Appellate Court Elaborates on the Open & Obvious and Deliberate Encounter Doctrines for Premises Liability Cases
This is a post from my blog Illinois Personal Injury Trial Book that discusses a case involving a trip and fall on a city cross-walk and illustrates many of the challenges confronted by a plaintiff when filing suit for injuries relating to a trip and fall from a deviation in pavement, particularly against a municipality.
Ballog v. City of Chicago, 1-12-2429 (Garcia)
Facts: Plaintiff fell and fractured her ankle when she tripped on a defect in the crosswalk. Prior to the occurrence, the City of Chicago had undergone improvements of the sidewalks and curbs in the area of the incident. At the crosswalk where plaintiff fell, there were cut-outs at the curb where the asphalt dropped approximately 2 inches and was unfilled at the time of the occurrence. The condition was the same on both sides of the street that Plaintiff was crossing, so that the evidence revealed that plaintiff was able to safely negotiate a similar defect as she left the curb for the crosswalk, but when she arrived to other side of the street she did not notice the cut-out and fell. The defendant moved for summary judgment on the basis that the defect was open and obvious and the trial court agreed and granted summary judgment in favor of the City. The Plaintiff appealed arguing that (1) the issue of whether the defect was open and obvious is a question of fact and (2) that the deliberate encounter exception applied.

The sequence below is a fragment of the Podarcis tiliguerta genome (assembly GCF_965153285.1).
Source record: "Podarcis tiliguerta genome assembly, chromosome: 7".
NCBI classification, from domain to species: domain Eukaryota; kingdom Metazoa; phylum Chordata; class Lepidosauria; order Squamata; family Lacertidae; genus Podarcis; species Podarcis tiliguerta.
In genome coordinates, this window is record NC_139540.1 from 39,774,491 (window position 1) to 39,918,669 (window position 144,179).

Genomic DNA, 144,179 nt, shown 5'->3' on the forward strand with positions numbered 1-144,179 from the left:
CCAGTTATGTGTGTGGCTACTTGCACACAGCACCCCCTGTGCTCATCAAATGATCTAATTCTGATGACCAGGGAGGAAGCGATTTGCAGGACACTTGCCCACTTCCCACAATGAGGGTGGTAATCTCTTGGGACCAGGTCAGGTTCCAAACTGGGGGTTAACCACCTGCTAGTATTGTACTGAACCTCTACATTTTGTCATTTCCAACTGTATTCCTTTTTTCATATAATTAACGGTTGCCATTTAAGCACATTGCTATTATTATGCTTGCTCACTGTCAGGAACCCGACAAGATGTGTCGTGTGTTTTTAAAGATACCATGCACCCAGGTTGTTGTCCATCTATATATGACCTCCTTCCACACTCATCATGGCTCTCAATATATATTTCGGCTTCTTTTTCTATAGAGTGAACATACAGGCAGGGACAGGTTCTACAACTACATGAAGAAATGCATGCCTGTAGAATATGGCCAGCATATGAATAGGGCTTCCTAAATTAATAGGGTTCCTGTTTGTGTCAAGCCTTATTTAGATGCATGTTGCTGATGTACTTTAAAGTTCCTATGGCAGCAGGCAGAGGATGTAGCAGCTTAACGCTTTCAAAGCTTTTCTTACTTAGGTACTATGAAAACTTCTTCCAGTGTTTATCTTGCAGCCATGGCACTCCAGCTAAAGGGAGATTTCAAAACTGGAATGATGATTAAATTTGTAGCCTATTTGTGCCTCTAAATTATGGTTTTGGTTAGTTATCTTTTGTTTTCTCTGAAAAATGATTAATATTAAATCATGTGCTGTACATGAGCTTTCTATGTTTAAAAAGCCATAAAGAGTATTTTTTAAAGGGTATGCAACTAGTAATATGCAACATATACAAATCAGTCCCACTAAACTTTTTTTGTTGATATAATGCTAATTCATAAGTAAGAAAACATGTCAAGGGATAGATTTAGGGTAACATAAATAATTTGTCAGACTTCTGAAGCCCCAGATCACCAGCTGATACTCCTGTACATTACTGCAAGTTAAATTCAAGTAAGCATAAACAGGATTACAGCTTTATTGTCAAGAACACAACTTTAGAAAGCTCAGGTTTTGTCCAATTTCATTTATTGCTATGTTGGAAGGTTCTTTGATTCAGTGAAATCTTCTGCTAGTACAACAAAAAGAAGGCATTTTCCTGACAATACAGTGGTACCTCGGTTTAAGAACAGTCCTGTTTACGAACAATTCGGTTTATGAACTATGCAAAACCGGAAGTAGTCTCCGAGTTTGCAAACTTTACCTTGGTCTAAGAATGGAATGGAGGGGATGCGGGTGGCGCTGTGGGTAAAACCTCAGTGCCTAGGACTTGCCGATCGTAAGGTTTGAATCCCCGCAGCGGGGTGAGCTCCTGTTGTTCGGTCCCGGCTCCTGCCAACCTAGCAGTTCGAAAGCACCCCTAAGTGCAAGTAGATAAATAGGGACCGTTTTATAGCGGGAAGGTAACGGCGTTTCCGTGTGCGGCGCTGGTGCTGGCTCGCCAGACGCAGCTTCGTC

Holding: The condition in the crosswalk was an open and obvious danger such that the defendant owed no duty to plaintiff, and the deliberate encounter exception was inapplicable to the facts.
Filed in Trial Book Under: Premises Liability; Open & Obvious; Deliberate Encounter; Sidewalks
Commentary: The fact that the crosswalk had an identical cut-out that plaintiff successfully negotiated was determinative to the outcome here. The opinion specifically states that “had the plaintiff exercised ordinary care for her own safety, as she did in traversing the very same gap in the street surface as she began to cross, she would have been able to safely traverse the gap on the opposite side of the crosswalk. The existence of the gap on both corners forecloses any suggestion that the gap was unreasonably dangerous to demand additional precautions by the City.” Moreover, the plaintiff’s attempt to use the deliberate encounter exception was quickly dismissed by the appellate court. The plaintiff seemed to testify that she was unaware of the defect that caused her to fall, whereas the rationale for the deliberate encounter exception is typically that the plaintiff knew of the defect but for some reason was required to deliberately encounter it anyway. In this case, the court determined that the encounter was not deliberate and therefore not applicable to the case. It seems to flow logically that in order for a plaintiff to deliberately encounter a danger, they must know that the danger is present. That wasn’t the case here, so the exception was not available.